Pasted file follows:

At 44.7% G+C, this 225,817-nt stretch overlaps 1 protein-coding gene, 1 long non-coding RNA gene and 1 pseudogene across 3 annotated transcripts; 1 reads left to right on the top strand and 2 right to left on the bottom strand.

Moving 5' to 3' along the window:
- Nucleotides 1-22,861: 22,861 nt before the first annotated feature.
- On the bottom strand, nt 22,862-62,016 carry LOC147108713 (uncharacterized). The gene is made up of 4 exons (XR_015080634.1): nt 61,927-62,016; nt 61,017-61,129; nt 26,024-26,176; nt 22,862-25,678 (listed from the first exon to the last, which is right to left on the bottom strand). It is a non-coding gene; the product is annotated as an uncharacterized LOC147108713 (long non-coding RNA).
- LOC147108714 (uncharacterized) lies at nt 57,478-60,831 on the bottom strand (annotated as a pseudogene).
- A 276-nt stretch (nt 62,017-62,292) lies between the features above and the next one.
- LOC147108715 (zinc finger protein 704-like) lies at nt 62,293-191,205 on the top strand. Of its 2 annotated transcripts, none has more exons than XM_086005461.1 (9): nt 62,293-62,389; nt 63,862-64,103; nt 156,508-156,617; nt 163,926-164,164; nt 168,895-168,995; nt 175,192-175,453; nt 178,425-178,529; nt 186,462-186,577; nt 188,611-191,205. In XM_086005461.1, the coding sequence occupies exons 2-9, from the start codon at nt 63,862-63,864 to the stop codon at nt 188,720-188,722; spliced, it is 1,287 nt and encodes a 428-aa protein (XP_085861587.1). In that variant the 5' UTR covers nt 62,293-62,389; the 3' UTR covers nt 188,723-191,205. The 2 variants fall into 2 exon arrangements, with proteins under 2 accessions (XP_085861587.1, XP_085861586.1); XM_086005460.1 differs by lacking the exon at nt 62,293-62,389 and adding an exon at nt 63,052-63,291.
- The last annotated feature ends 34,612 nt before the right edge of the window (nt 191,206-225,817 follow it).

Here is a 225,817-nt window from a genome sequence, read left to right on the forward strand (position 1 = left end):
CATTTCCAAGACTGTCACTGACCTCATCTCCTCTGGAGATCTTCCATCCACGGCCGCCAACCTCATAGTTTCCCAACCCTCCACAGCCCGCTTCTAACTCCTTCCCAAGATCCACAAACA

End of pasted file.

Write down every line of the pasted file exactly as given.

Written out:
At 44.7% G+C, this 225,817-nt stretch overlaps 1 protein-coding gene, 1 long non-coding RNA gene and 1 pseudogene across 3 annotated transcripts; 1 reads left to right on the top strand and 2 right to left on the bottom strand.

Moving 5' to 3' along the window:
- Nucleotides 1-22,861: 22,861 nt before the first annotated feature.
- On the bottom strand, nt 22,862-62,016 carry LOC147108713 (uncharacterized). The gene is made up of 4 exons (XR_015080634.1): nt 61,927-62,016; nt 61,017-61,129; nt 26,024-26,176; nt 22,862-25,678 (listed from the first exon to the last, which is right to left on the bottom strand). It is a non-coding gene; the product is annotated as an uncharacterized LOC147108713 (long non-coding RNA).
- LOC147108714 (uncharacterized) lies at nt 57,478-60,831 on the bottom strand (annotated as a pseudogene).
- A 276-nt stretch (nt 62,017-62,292) lies between the features above and the next one.
- LOC147108715 (zinc finger protein 704-like) lies at nt 62,293-191,205 on the top strand. Of its 2 annotated transcripts, none has more exons than XM_086005461.1 (9): nt 62,293-62,389; nt 63,862-64,103; nt 156,508-156,617; nt 163,926-164,164; nt 168,895-168,995; nt 175,192-175,453; nt 178,425-178,529; nt 186,462-186,577; nt 188,611-191,205. In XM_086005461.1, the coding sequence occupies exons 2-9, from the start codon at nt 63,862-63,864 to the stop codon at nt 188,720-188,722; spliced, it is 1,287 nt and encodes a 428-aa protein (XP_085861587.1). In that variant the 5' UTR covers nt 62,293-62,389; the 3' UTR covers nt 188,723-191,205. The 2 variants fall into 2 exon arrangements, with proteins under 2 accessions (XP_085861587.1, XP_085861586.1); XM_086005460.1 differs by lacking the exon at nt 62,293-62,389 and adding an exon at nt 63,052-63,291.
- The last annotated feature ends 34,612 nt before the right edge of the window (nt 191,206-225,817 follow it).

Here is a 225,817-nt window from a genome sequence, read left to right on the forward strand (position 1 = left end):
CATTTCCAAGACTGTCACTGACCTCATCTCCTCTGGAGATCTTCCATCCACGGCCGCCAACCTCATAGTTTCCCAACCCTCCACAGCCCGCTTCTAACTCCTTCCCAAGATCCACAAACA